“I don’t mean to judge, but you don’t seem like the kind of type to be homeless” Said Sam. He picked up my bags, leading me from the homeless outreach center to meet the bus that would take me to the women’s shelter across town. I assumed that he was also homeless, but with his clean cut appearance and bright white smile, he didn’t look like the type to be homeless, either. I realized that the volunteers in the outreach center must not have taken me seriously; as they were no help at all and sent me away sure there was no place in town that would take me in. I felt panicky as I walked back out on the sidewalk. I had come prepared to sleep outside, but I didn’t want to. Before I had a moment longer to fret, Sam greeted me with the assurance that he knew exactly what I needed.
I allowed him to carry my bags; hesitating only a moment when he gestured that we walk through a back alley towards the Workforce Center to use a free phone. He knew I needed to call the shelters and ask for a place to sleep. The friendly female voice, who answered my shaky first attempt, said they did have room and I should come right over. Sam walked me to the correct bus stop, giving me some tips on how to get around. He waited by my side, making small talk, and then hugged me before I stepped on the bus.
I lived at that women’s shelter for 10 months and traveled in circles that homeless men and women frequent, but I never saw Sam again. I felt so completely at ease with this mysterious man in the new city I had just arrived in via a 3,000 mile cross country greyhound trip. Looking back on the way he anticipated my needs and got me on my way to a warm, safe and dry place to stay, I’ve always carried the suspicion that he was an angel in disguise.
No, I don’t look like the type to be homeless or mentally ill. I’m intelligent and civil, clean and kind, and quite a bit of a goody two shoes—though, I dislike the label. That old adage, “you can’t judge a book by its cover,” is so utterly true, and yet we all do it; including myself.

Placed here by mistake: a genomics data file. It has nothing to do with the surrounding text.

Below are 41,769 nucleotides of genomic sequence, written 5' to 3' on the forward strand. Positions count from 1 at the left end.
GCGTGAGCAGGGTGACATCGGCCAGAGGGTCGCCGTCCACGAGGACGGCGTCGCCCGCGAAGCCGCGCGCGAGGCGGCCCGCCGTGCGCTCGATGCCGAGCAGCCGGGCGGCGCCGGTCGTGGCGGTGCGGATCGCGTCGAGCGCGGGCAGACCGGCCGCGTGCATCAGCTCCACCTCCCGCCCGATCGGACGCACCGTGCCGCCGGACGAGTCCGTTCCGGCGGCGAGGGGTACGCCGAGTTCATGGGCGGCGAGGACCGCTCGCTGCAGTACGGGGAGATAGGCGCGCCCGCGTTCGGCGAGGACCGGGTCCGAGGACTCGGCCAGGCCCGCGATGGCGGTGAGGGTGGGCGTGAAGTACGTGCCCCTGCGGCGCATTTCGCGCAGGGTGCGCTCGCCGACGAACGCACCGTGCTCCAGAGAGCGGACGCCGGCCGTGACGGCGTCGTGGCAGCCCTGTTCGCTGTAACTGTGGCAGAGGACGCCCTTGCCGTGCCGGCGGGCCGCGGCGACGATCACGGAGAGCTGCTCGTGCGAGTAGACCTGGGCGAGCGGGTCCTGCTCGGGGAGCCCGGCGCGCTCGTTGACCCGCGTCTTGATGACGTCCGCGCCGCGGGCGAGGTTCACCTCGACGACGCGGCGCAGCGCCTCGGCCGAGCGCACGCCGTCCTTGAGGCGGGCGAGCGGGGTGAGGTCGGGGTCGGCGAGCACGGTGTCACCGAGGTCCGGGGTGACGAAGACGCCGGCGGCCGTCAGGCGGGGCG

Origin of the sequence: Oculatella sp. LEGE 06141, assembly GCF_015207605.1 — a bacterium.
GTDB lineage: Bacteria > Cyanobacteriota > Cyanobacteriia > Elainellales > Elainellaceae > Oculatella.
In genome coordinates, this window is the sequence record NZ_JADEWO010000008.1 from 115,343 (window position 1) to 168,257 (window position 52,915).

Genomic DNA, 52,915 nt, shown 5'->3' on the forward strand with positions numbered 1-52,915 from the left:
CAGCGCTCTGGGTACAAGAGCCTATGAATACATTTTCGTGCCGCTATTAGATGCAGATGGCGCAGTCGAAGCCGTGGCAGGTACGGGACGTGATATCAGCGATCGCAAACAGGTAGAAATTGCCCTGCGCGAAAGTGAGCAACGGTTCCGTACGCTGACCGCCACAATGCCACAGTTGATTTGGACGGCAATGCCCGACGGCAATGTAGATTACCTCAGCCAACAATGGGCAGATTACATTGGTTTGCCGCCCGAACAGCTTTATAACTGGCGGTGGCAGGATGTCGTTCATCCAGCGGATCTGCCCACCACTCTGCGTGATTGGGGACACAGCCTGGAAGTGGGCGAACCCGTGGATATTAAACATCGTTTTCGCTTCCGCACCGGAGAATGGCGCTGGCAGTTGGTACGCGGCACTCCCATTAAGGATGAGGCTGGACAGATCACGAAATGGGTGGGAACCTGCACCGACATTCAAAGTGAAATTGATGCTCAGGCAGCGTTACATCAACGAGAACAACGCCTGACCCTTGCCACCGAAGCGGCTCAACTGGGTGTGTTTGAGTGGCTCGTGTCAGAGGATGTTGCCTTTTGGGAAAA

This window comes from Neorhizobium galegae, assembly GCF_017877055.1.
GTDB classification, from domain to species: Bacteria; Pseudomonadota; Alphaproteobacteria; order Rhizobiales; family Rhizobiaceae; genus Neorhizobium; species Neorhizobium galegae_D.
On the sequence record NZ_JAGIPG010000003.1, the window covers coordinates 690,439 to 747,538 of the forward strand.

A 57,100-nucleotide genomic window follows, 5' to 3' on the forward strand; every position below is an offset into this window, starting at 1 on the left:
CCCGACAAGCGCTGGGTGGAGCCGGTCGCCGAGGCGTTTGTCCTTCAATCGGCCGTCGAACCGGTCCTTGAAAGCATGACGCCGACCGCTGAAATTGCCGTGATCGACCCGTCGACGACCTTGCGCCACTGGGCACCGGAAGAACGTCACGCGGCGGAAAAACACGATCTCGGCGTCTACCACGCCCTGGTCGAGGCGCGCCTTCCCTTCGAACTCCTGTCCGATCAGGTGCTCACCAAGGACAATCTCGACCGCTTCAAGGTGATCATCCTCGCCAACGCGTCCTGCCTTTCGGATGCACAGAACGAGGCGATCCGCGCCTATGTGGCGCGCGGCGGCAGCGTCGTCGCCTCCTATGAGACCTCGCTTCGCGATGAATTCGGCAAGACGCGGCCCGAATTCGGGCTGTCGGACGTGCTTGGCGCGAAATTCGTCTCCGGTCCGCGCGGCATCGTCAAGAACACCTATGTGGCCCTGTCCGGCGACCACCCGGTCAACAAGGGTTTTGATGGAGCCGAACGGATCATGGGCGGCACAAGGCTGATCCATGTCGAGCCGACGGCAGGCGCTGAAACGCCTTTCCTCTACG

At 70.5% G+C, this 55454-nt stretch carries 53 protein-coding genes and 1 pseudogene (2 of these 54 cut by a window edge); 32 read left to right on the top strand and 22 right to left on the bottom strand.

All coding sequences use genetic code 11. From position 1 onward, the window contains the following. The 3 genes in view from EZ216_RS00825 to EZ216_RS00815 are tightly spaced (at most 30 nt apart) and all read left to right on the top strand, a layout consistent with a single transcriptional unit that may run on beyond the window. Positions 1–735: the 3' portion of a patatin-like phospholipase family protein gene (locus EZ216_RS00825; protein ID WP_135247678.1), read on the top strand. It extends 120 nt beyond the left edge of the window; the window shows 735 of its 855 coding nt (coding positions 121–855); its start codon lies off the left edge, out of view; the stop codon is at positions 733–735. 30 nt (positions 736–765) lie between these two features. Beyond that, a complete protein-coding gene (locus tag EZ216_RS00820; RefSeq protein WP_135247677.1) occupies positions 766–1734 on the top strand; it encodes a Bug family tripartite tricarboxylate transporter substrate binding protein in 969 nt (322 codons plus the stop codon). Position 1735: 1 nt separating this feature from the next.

I never realized how closed minded I was until the world was closed on me. Being homeless, diagnosed mentally ill and looking so “normal” and having such a “normal” personality, until the illness rears its unpredictable head, tends to close doors on opportunities and relationships. People don’t see the illness; they only see irresponsible choices and a lack of self-discipline and/or ungratefulness for all they’ve given to boost the potential they see in me. About a year after I left the homeless shelter, I obtained a state job and was handed the keys to my very first apartment. I carried my new insurance card to the doctors office and requested that she fix me before I had another episode that caused me to lose my new found stability and all the things that caring people had helped me to establish for myself.
There’s no fixing what’s not broken. Following a slue of agonizing side effects caused by medication cocktails that robed my life of nearly two and a half years. I could see that my diagnosis didn’t fit on me. I began to challenge the notion that I had a problem at all, but that instead I just do life differently than the American culture allows. When I try to fit in with the “normal” world around me, I become exhausted, sick and eventually will totally crash. It’s like putting diesel in a gasoline engine. The car may get you from point A to point B, but not efficiently and will likely ruin the engine in short time. We wouldn’t expect our gasoline engine to accept diesel fuel, and yet we expect that all makes and models of individual people will function in the same way.
Three years after I received the keys to my very first apartment, I handed them back. I sold everything I could get a dime for and then found myself jobless and homeless, again. This time I had a purpose in mind. I was going to find out how to do life my way and succeed. Though they cared for me, many of my friends did not support my decision and ignored the fact that two and half years of being improperly medicated left quite a financial wake. If I hadn’t made the choice to leave my job and my apartment on my own, I was going to be fired and forced out. Doors slammed on me that summer; the force opened new windows in my mind.